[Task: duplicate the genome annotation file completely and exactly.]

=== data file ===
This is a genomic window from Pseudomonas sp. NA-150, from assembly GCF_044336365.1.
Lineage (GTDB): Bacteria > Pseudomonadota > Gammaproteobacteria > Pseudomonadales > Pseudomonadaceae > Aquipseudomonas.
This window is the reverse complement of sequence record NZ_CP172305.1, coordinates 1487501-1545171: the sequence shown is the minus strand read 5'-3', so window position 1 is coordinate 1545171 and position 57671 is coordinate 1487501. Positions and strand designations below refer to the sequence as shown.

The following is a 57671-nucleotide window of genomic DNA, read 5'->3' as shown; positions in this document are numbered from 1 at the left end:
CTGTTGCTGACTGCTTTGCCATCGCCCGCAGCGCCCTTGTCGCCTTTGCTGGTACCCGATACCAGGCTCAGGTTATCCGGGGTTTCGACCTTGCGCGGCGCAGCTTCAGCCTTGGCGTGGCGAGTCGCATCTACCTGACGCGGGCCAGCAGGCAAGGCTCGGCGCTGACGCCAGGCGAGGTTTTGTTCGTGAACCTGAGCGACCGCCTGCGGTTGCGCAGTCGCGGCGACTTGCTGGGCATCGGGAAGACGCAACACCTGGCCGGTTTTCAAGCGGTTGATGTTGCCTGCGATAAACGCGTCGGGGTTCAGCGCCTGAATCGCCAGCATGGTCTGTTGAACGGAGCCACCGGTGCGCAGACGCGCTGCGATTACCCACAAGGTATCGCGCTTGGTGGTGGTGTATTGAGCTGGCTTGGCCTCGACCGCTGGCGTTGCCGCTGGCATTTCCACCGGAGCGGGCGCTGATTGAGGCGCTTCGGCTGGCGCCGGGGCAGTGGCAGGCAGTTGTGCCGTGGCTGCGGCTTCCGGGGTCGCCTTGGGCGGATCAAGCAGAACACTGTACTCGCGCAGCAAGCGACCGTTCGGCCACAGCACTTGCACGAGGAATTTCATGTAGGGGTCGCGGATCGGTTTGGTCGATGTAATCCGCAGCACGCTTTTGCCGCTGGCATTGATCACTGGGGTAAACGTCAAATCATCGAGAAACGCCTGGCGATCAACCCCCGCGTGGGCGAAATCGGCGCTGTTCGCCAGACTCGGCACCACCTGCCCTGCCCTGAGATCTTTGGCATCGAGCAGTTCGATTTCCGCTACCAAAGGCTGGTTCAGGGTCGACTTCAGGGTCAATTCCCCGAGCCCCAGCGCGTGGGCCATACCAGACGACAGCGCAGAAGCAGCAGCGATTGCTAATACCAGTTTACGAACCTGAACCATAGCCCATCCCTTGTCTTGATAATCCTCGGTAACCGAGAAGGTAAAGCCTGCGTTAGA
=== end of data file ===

This is a genomic window from Pseudomonas sp. NA-150, from assembly GCF_044336365.1.
Lineage (GTDB): Bacteria > Pseudomonadota > Gammaproteobacteria > Pseudomonadales > Pseudomonadaceae > Aquipseudomonas.
This window is the reverse complement of sequence record NZ_CP172305.1, coordinates 1487501-1545171: the sequence shown is the minus strand read 5'-3', so window position 1 is coordinate 1545171 and position 57671 is coordinate 1487501. Positions and strand designations below refer to the sequence as shown.

The following is a 57671-nucleotide window of genomic DNA, read 5'->3' as shown; positions in this document are numbered from 1 at the left end:
CTGTTGCTGACTGCTTTGCCATCGCCCGCAGCGCCCTTGTCGCCTTTGCTGGTACCCGATACCAGGCTCAGGTTATCCGGGGTTTCGACCTTGCGCGGCGCAGCTTCAGCCTTGGCGTGGCGAGTCGCATCTACCTGACGCGGGCCAGCAGGCAAGGCTCGGCGCTGACGCCAGGCGAGGTTTTGTTCGTGAACCTGAGCGACCGCCTGCGGTTGCGCAGTCGCGGCGACTTGCTGGGCATCGGGAAGACGCAACACCTGGCCGGTTTTCAAGCGGTTGATGTTGCCTGCGATAAACGCGTCGGGGTTCAGCGCCTGAATCGCCAGCATGGTCTGTTGAACGGAGCCACCGGTGCGCAGACGCGCTGCGATTACCCACAAGGTATCGCGCTTGGTGGTGGTGTATTGAGCTGGCTTGGCCTCGACCGCTGGCGTTGCCGCTGGCATTTCCACCGGAGCGGGCGCTGATTGAGGCGCTTCGGCTGGCGCCGGGGCAGTGGCAGGCAGTTGTGCCGTGGCTGCGGCTTCCGGGGTCGCCTTGGGCGGATCAAGCAGAACACTGTACTCGCGCAGCAAGCGACCGTTCGGCCACAGCACTTGCACGAGGAATTTCATGTAGGGGTCGCGGATCGGTTTGGTCGATGTAATCCGCAGCACGCTTTTGCCGCTGGCATTGATCACTGGGGTAAACGTCAAATCATCGAGAAACGCCTGGCGATCAACCCCCGCGTGGGCGAAATCGGCGCTGTTCGCCAGACTCGGCACCACCTGCCCTGCCCTGAGATCTTTGGCATCGAGCAGTTCGATTTCCGCTACCAAAGGCTGGTTCAGGGTCGACTTCAGGGTCAATTCCCCGAGCCCCAGCGCGTGGGCCATACCAGACGACAGCGCAGAAGCAGCAGCGATTGCTAATACCAGTTTACGAACCTGAACCATAGCCCATCCCTTGTCTTGATAATCCTCGGTAACCGAGAAGGTAAAGCCTGCGTTAGA